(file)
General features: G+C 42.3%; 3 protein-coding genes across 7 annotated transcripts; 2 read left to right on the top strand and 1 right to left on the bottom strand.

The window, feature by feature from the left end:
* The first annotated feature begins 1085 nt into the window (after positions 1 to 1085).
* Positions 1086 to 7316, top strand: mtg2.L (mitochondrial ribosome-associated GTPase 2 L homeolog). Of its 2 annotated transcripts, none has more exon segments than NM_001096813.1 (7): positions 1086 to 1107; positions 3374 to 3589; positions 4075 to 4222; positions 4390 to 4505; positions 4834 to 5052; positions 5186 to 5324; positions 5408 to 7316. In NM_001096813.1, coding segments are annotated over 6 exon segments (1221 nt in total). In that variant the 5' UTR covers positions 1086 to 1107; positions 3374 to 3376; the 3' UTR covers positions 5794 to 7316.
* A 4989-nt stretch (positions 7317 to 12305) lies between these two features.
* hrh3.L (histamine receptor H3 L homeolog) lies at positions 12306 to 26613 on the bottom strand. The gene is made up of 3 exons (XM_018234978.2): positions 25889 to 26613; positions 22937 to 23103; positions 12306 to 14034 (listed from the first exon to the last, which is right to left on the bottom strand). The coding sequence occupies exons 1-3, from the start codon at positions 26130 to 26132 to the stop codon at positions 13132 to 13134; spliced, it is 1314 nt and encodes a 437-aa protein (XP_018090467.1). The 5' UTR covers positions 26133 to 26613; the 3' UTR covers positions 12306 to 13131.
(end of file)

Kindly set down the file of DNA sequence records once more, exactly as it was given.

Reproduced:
General features: G+C 42.3%; 3 protein-coding genes across 7 annotated transcripts; 2 read left to right on the top strand and 1 right to left on the bottom strand.

The window, feature by feature from the left end:
* The first annotated feature begins 1085 nt into the window (after positions 1 to 1085).
* Positions 1086 to 7316, top strand: mtg2.L (mitochondrial ribosome-associated GTPase 2 L homeolog). Of its 2 annotated transcripts, none has more exon segments than NM_001096813.1 (7): positions 1086 to 1107; positions 3374 to 3589; positions 4075 to 4222; positions 4390 to 4505; positions 4834 to 5052; positions 5186 to 5324; positions 5408 to 7316. In NM_001096813.1, coding segments are annotated over 6 exon segments (1221 nt in total). In that variant the 5' UTR covers positions 1086 to 1107; positions 3374 to 3376; the 3' UTR covers positions 5794 to 7316.
* A 4989-nt stretch (positions 7317 to 12305) lies between these two features.
* hrh3.L (histamine receptor H3 L homeolog) lies at positions 12306 to 26613 on the bottom strand. The gene is made up of 3 exons (XM_018234978.2): positions 25889 to 26613; positions 22937 to 23103; positions 12306 to 14034 (listed from the first exon to the last, which is right to left on the bottom strand). The coding sequence occupies exons 1-3, from the start codon at positions 26130 to 26132 to the stop codon at positions 13132 to 13134; spliced, it is 1314 nt and encodes a 437-aa protein (XP_018090467.1). The 5' UTR covers positions 26133 to 26613; the 3' UTR covers positions 12306 to 13131.